How I Make Literary Element Review Engaging

Literary element review is crucial for students before state testing. As a new teacher, it is easy to assume that they will remember all of the amazing lessons from September until now. The reality? Kids have a million things they are learning all year, and some review is a great way to boost their confidence in their skills before taking on the test.

Literary Element BINGO! is my go-to activity for engagement with review. We do a quick Q&A before beginning, with me saying one literary element and the students who remember the definition answering. This should take a total of 5-10 minutes, and is just a warm-up for all students.

Then I have students go to my Student Center and choose their Bingo Card, while also picking up some chips to use. My first few years teaching I cut up some bright Post-It notes to use as chips – the kids never seemed to mind I didn’t have real plastic chips.

Then, I show my students the prize for winning a BINGO! Usually I have a stash of small candy, suckers, Homework Passes, or other dollar store finds that students can choose from if they win. While winning is usually motivation enough, I love to give out small prize as well to up the ante. I teach in a high-poverty district, so providing them small gifts often makes their entire day.

Tech Set-Up

While my students are choosing their cards, I display the cover from my Literary Elements Bingo Slides and play some upbeat music. The students start to buzz with excitement, even though we are about to review. I see them sit in their seats quickly – they have been reminded that the quieter they are, the more games we can get through (and the more winners there are!).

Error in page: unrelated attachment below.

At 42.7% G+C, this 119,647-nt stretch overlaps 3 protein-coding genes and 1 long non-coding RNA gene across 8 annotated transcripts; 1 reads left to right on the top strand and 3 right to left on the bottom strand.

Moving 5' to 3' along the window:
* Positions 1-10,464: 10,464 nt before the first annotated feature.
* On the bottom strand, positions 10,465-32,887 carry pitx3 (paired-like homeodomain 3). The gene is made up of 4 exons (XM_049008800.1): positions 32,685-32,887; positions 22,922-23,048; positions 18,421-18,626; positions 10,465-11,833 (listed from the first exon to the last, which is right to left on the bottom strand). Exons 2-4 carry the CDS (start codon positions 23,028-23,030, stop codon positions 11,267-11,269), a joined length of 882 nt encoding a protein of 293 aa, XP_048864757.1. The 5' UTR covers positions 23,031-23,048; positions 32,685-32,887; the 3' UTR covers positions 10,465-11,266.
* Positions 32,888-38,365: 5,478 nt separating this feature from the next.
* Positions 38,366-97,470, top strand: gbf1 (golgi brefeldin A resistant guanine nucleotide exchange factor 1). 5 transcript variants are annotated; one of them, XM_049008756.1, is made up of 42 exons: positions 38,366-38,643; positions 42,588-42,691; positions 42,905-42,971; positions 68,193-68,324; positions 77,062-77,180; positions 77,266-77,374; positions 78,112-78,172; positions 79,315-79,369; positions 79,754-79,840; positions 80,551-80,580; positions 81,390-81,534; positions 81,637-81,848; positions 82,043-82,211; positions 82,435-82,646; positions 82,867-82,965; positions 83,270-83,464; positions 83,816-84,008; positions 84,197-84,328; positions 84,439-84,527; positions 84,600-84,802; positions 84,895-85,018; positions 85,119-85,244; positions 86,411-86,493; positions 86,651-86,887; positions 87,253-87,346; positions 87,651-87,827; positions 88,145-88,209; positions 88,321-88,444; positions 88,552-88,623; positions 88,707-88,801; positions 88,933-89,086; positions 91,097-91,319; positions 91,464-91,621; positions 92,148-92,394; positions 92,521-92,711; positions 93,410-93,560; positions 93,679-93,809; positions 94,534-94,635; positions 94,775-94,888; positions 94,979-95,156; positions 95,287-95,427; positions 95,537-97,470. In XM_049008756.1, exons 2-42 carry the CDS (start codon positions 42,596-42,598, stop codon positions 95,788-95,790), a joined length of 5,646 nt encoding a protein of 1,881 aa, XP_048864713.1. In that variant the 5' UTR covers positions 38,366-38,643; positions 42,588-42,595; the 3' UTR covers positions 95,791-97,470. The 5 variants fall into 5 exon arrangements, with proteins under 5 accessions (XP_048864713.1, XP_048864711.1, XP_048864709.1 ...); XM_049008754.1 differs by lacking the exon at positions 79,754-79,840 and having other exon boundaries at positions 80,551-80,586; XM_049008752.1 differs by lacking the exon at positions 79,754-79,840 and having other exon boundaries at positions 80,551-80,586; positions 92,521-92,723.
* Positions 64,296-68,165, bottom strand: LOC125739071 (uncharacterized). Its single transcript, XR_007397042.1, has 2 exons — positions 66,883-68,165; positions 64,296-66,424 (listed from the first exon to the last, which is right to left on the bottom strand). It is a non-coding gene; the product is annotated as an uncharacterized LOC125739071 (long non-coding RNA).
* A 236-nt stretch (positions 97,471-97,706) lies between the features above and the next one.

There are two ways to proceed with calling out. One is my printing off the definitions of the literary elements and verbally calling them out. I use this with my higher-level students who know the terms on a deeper level. Two is displaying the definition of the literary elements and reading the definition to the students. I use this with my lower-level students and middle schoolers who tend to need visual directions.

If you want to save some time, head over to my TpT store and download Literary Element BINGO! for your next review session.


You must decide before the game starts if you want students to “call out” the answer after you reveal the definition, or if you want students to remain silent and have to figure the term out for themselves. You know your students best, so make sure you make this clear before beginning the game.

Make sure you are keeping track of what words you are calling out. It is easy to get caught up in the moment of teaching and forget to have your own BINGO! card in front of you. If you have a co-teacher with you, ask them to keep track so you can focus on the lesson and assisting students who are really struggling (a little review for them, too!).


What do YOU do in your classroom for literary element review?

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